Tuesday, March 30th 2021

The Latest BIOS of GIGABYTE B560 Motherboards Boosts i9 11900K CPU to All-cores 5.1 GHz

Gigabyte Technology, one of the top global manufacturers of motherboards, graphics cards, and hardware solutions, announces today the latest BIOS of B560 AORUS motherboards. Enhanced by the 12+1 phases DrMOS power stage with 60 Amps for each and full coverage VRM thermal design, B560 AORUS motherboards can support Intel Core i9 11900K (F) series processors overclocking to all cores 5.1 GHz. The exclusive anti-interference design of memory circuit enables DDR4 speed raising up to XMP 4800 MHz, and overclocking performance boost to DDR4 5300 MHz. which demonstrates GIGABYTE's strong R&D strength and persistence in quality. Users can enjoy the performance boost of time-limited overclocking by simply updating to the latest BIOS to meet their special needs.1

Intel B series chipset motherboards have been always excluded from overclocking due to the product positioning. Although the memory XMP overclocking is unlocked on 500 series, the processor frequency can only reach up to 4.8 GHz by Turbo Boost. Thanks to the efforts of Gigabyte's R&D team, the processor can be overclocked to 5.1 GHz and maintain low temperature under the Prime95 no AVX burn-in test. This powerful performance benefits from the top-quality materials of GIGABYTE AORUS motherboards and product design capabilities, which include 12+1 phases/ 60Apms DrMOS power stage, 6 layers 2Oz ultra-cool PCB, full-covered VRM thermal design, and the latest Smart Fan 6 technology for temperature control. These features allow processors to have a stable and pure power supply under ultra-high frequency operation, providing the most solid backing for the CPU limited-time overclocking.
Besides the unlocking of time-limited overclocking performance on B560 motherboards, GIGABYTE AORUS B560 series motherboards adopt Daisy Chain layout with memory anti-interference mask by embedding the memory circuits within the PCB ground layers while the metal outer layer of the PCB reduces electromagnetic interference, so the more purified memory signal can boost the memory XMP to DDR4 4800 MHz. By manually overclocking, the memory frequency can be further reached to DDR4 5300 MHz while competitors can only achieve the same speed with Z590 high-end motherboards. GIGABYTE B560 AORUS motherboards take a commanding lead on the CPU and memory overclocking of the same level rival products, and even can compete to high-end models.

Optimized by exclusive hardware design, GIGABYTE B560 AORUS motherboards unleash the bandwidth of VGA cards and storage devices with integrated PCIe 4.0 interface. With the PCIe 4.0 controller, it can perfectly release the extreme accessing performance to 7000 MB/s of the latest SSDs. Meanwhile, the 2.5GbE and WiFi 6 networking provides users with faster and more flexible connections, as well as USB 3.2 Gen 2x2 high-speed transmission and the front USB Type-C interface offers a faster and more convenient external expansion.

The latest BIOS of GIGABYTE B560 AORUS motherboards have been uploaded to GIGABYTE's website, and users can download the corresponding BIOS to further experience the various functions from the best choice of high-end PC and gaming console. For more information, please refer to GIGABYTE's official website:
https://www.gigabyte.com/tw/Motherboard/Intel-B560
1. The DDR4 5300 MHz, the operation time and range of CPU time-limited overclocking are laboratory data, The actual performance will vary depending on the processor configuration, motherboard hardware design, and related peripheral configurations and settings.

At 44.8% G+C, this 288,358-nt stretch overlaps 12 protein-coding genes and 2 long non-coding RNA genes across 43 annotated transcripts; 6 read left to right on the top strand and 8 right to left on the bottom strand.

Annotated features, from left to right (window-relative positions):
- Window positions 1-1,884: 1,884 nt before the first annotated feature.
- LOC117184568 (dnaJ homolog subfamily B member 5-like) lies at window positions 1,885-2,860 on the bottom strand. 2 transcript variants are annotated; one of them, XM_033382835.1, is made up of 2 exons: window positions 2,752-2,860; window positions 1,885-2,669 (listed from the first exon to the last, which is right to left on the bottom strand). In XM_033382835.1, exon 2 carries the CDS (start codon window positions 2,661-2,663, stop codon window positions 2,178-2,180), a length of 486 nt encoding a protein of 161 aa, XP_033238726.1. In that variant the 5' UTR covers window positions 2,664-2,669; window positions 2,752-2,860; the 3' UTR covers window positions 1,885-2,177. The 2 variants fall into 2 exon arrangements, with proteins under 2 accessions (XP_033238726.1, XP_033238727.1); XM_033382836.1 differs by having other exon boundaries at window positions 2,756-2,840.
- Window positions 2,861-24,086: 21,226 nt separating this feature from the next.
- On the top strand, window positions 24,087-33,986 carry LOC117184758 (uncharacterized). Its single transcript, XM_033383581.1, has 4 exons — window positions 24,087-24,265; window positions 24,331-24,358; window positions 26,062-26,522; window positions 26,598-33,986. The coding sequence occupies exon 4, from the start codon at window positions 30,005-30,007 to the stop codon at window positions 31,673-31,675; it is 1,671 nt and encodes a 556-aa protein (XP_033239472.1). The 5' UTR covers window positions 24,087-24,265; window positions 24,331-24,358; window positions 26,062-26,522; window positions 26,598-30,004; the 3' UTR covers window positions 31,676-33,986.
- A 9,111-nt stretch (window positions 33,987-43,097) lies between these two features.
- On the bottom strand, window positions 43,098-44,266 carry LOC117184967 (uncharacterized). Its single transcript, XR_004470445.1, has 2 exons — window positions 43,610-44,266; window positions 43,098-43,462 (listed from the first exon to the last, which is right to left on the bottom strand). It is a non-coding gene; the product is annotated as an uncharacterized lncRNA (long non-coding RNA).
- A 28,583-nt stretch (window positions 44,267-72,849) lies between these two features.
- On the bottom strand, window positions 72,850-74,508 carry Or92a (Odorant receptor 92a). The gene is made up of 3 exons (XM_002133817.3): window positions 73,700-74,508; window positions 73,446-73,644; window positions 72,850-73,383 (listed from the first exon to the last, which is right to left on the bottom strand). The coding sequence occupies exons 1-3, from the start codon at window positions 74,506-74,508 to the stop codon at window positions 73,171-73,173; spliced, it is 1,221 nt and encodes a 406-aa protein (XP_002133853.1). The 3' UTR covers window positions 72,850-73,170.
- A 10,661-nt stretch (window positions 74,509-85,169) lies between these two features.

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24 Comments on The Latest BIOS of GIGABYTE B560 Motherboards Boosts i9 11900K CPU to All-cores 5.1 GHz

#1
ZoneDymo
ermm yeah ok? a mobo manufactuer kinda ignores specs/directions by intel and overclocks the cpu for you a bit, pretty basic stuff.
Posted on Reply
#2
Caring1
"time-limited overclocking"
So like turbo boost then. :shadedshu:
Posted on Reply
#3
Post Nut Clairvoyance
Caring1"time-limited overclocking"
So like turbo boost then. :shadedshu:
kinda depends, pretty much everyone choose to not follow intel spec, most boards has option to uh...perma turbo. if the vrm holds, you can maintain boost frequency indefinitely.
not bad really, considering the cooling needed to push past PL2.
Posted on Reply
#4
Gmr_Chick
Motherboard go BOOM!



But the real question is: why the hell would anybody in their right mind pair an 11900K with a b560 board? :wtf: :kookoo:
Posted on Reply
#5
londiste
ZoneDymoermm yeah ok? a mobo manufactuer kinda ignores specs/directions by intel and overclocks the cpu for you a bit, pretty basic stuff.
I guess Intel is the surprising or newsworthy part here. They have usually acted on this type of overclock or overclock-like shenanigans on non-Z boards.
Posted on Reply
#6
1d10t
Couple of second is enough to put ahead of benchmark, with indefinitely turbo duration now Intel can match their previous gen performance.
Posted on Reply
#7
owen10578
This is actually great stuff! No need to pair for a Z series board to get full performance out of the 11900K.
Posted on Reply
#8
ixi
Gmr_ChickMotherboard go BOOM!



But the real question is: why the hell would anybody in their right mind pair an 11900K with a b560 board? :wtf: :kookoo:
Don't see anything bad if they can deliver the required power and survive, hehe. Intel bringing back OC options on different chipsets? It is about god damn time, now they need improve ram OC as well on B560.
:)

I miss the times with P67 times. 2500k OC'ed to 4.5GHz. Good old days.
Posted on Reply
#9
Mussels
Moderprator
ixiDon't see anything bad if they can deliver the required power and survive, hehe. Intel bringing back OC options on different chipsets? It is about god damn time, now they need improve ram OC as well on B560.
:)

I miss the times with P67 times. 2500k OC'ed to 4.5GHz. Good old days.